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Day 7 – Inner Wisdom

Chapter 7 – Wisdom from Realization
Yoga Teacher – Saul David Raye

It only takes someone slightly aware to look around the world and to see that we are a species run amok. We are insane by the very definition of the word. We are destroying our ability to live on the planet. We kill people who might believe in different ideas. We are poisoning our food. The list goes on and on. The same could be said if you go throughout human history and plot mans rise from birth to where we are now. It’s just that in today’s world the insanity is much more pronounced and rapid because the world has gotten smaller.

The path of yoga, while not an immediate fix, has long term benefits to quieting the insane mind because realization of love and compassion for everyone comes from the practice. Even in spite of yourself, the wisdom will still come. With all of the chatter in the mind, the misplaced ego, the hurt feelings and the lashing out against love – yoga will still win when practiced with sincerity. Of course, I don’t believe that it’s everyones path and without our species is doomed. However, I support the notion that we all must do our part, again with sincerity, to quell the thirst of destruction that is reaping our very existence. And yoga is a good start for some.

Chapter 7 deals much with the knowledge that can arise when engaged in focus of the divine – here it’s called “jnana.” However, this chapter has always taken finesse for me to understand because you have to step back to look at the difference between dualism and non-dualism when reading it. I, myself, am a non-dualist (advaita in sanskrit) so some of the language that Krishna uses here can throw you off if you don’t recognize the subtle variations when applying it to daily life.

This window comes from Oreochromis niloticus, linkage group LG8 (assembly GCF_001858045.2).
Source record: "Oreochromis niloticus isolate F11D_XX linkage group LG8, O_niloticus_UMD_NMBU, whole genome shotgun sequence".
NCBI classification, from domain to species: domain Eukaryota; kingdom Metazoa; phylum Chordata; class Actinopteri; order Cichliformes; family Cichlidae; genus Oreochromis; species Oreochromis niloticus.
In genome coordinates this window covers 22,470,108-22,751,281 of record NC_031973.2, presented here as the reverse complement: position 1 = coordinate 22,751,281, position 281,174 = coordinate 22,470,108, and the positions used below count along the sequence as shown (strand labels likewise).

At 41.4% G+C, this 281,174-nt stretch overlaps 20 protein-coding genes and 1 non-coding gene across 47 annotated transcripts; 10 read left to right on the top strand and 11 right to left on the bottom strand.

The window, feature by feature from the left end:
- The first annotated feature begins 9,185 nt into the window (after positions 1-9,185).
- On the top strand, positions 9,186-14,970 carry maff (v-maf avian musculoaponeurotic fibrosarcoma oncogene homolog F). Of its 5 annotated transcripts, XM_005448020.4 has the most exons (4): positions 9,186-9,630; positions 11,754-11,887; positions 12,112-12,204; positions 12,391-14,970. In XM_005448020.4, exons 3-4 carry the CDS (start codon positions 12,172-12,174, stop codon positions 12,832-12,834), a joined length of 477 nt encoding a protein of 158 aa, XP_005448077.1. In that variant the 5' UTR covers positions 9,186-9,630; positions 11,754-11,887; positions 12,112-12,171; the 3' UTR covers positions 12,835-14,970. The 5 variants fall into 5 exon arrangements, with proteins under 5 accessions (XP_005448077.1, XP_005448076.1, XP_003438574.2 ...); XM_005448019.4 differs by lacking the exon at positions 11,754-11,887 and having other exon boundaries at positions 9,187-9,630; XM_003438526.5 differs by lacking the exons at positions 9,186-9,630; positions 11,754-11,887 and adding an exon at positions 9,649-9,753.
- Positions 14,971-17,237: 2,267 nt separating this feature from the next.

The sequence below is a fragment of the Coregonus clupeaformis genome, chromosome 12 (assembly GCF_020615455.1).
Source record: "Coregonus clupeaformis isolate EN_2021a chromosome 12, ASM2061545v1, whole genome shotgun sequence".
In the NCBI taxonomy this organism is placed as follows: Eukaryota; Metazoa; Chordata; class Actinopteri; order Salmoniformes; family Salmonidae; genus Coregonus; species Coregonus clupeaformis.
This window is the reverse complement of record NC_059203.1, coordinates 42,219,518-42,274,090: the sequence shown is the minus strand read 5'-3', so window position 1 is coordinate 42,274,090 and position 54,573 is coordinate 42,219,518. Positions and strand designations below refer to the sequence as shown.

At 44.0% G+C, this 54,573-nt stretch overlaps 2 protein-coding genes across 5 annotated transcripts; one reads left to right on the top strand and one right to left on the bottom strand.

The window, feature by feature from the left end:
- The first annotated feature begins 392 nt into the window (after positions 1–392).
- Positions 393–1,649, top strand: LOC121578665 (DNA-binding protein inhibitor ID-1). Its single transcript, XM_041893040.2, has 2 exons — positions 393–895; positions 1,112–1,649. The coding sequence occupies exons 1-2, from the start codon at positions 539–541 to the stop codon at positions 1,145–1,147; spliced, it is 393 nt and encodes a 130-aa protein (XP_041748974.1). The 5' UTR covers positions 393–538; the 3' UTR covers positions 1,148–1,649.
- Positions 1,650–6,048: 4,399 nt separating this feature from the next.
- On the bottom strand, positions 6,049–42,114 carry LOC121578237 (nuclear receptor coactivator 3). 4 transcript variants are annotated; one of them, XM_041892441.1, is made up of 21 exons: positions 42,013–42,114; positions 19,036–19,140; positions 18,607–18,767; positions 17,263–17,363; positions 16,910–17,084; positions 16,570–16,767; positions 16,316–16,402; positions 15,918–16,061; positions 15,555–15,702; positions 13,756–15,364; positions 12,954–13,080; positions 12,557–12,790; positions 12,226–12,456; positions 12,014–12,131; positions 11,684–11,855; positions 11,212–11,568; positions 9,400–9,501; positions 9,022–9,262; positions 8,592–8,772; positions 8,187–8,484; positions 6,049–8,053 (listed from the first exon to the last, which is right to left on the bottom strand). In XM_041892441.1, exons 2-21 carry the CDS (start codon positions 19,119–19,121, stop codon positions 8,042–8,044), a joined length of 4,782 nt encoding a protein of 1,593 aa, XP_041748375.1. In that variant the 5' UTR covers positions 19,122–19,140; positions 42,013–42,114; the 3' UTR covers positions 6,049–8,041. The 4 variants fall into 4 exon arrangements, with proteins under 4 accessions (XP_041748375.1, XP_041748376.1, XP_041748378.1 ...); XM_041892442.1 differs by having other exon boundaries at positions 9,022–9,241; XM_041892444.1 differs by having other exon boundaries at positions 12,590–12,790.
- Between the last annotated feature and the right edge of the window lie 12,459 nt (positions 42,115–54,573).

Krishna starts the chapter very directly by saying “With your mind intent on me, Arjuna, discipline yourself with the practice of yoga. Depend on me completely. Listen, and I will dispel all your doubts; you will come to know me fully and be united with me.”

To some people who are automatically anti-spiritual this sort of talk might get mixed up with the radical dogma majority we see around the world today in wars and on TV. This, however, is not the case here. The advaita view on Vedanta states that when you view the self (atman) as part of the whole (Brahman) you can seek liberation through the practice of yoga. Therefore, Krishna is brahman and he is serving as a doorway for Arjuna to recognize his true divine self by merely telling him to seek refuge in God. And that God may be accessible always, even at times dwelling right inside of him. And when this is realized the supreme knowledge is granted and there is “nothing more you need to know.” (verse 2)

The chapter goes on and deals with complicated topics like finding peace after many many births and peoples misunderstanding that Krishna transcends birth and death. These are very important when understanding the Gita but too much for this blog.

The practice of yoga, ongoing with sincerity, when ones mind is transfixed on nothing but prema (love) will settle even the most insane thoughts. Today, my struggle is with acceptance. My ego and desires want some things to be a certain way. They may actually turn out that way which is great, but if they don’t the work is knowing that result must also be great. Otherwise I’m trapped.

Krishna says: “Delusion arises from the duality of attraction and aversion…every creature is deluded by these from birth.” (Verse 27)

Today’s yoga practice was so sweet, gentle and reminded me that it’s only my perception that mucks things up. I haven’t been talking too much about the specific teachers in previous posts because I’m going to save that for the end. Anyone who practices yoga in Los Angeles knows that we have access to some of the best practitioners of this science and my cup runneth over. I’m so grateful to be part of this community and to have access to such amazing teachers and teachings. Looking forward to tomorrow. Perhaps this is getting easier?

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